Please be advised JPMorgan Chase is required under the U.S. Treasury dept. Asset Control regulations to hold wire transfer funds USD $236.50 due to the reference Cuba . This reference may be associated with Cuban Sanctions. The funds are now in a JPMorgan Chase Blocked funds account. Chase cannot release the funds to the beneficiary nor can we return the funds back to you unless you obtain a license from the Treasury office. In order to obtain this license you should apply to the following address or website.
All triggered just because I put “Havana” in the notation. Comforting to know that Chase officers are not asleep at the wheel. But I was still surprised, because I was paying pounds sterling to an Englishman in England! Not much supporting of Communism in that.
Licensed to Travel
An American needs to apply for a “license” to travel to Cuba from the Treasury Dept., the Office of Foreign Assets Control to be specific—not the State Department—because the policy sanctions against Cuba are specifically economic.
The T-Dept. has a good website that spells out the sanctions, and spells out what provisions you can apply to travel under. There is a general license, and they specific provisions.
I applied under “31 CFR § 515.567 Public Performances, Athletic and Other Competitions, and Exhibitions,” which seemed to be dead-on for my situation.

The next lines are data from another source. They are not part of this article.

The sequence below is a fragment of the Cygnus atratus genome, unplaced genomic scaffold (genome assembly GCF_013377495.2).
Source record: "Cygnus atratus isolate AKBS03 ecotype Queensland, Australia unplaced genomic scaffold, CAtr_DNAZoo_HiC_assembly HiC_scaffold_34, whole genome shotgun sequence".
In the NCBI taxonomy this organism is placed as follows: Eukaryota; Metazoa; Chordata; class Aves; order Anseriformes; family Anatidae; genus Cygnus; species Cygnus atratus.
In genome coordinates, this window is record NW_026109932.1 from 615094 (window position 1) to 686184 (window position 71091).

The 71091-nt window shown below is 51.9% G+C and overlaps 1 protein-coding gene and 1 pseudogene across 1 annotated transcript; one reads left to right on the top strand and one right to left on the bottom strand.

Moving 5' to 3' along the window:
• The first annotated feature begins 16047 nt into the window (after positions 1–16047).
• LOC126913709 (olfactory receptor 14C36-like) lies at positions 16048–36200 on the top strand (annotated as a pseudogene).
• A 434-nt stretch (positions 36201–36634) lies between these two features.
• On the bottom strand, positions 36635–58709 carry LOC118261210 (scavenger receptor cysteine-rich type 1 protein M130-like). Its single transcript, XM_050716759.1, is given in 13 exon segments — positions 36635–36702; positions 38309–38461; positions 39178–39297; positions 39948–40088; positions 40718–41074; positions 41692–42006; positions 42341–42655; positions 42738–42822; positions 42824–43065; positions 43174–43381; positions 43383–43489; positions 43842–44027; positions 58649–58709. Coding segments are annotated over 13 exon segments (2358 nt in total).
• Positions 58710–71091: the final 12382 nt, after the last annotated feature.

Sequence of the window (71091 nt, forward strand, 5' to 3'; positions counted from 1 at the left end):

“You may request a specific license authorizing certain travel-related and additional transactions incident to participation in a public performance, clinic, workshop, athletic or other competition, or exhibition in Cuba. The event must be open for attendance and, in relevant situations, participation by the Cuban public.”
Instead, my application to travel to Cuba for this workshop was denied because the performance provision does not “contemplate” the specificity of this international workshop.
(Side note, “contemplate” is a very active verb for a provision. Who knew our government was such a fan of personification.)
Such is the downside of bureaucracy: it leaves no room for common sense interpretation.
I know that an international workshop of singers who are not in any sort of permanent group is not specified in the provision, but the spirit of this activity is absolutely within the spirit of the provision.
I felt so strongly that my request was actually within “U.S. policy” I appealed my rejection. There is no formal actual appeal, you just reapply again, and try to emphasize anything that will show that your request fits within the provision. In the appeal I played up being a Roman Catholic, going to sing a FREE concert on HOLY SATURDAY, for my fellow Catholics in Havana.
I made that new application on December 27, and three months later they still had not made a determination, which basically ran out the clock on me.
I respect that there are national interest situations that put the good of the country above the individual’s rights and liberties. And so I didn't go.
I am glad that my European musician friends will be in Havana next week, bringing the sublime music of polyphony alive amid the ancient stones of the Cuban capital cathedral.
Up next for me: Petitioning to to get my confiscated funds back. A least there’s a specific form on the OFAC website to apply. Bureaucracy at its most efficient when you need it.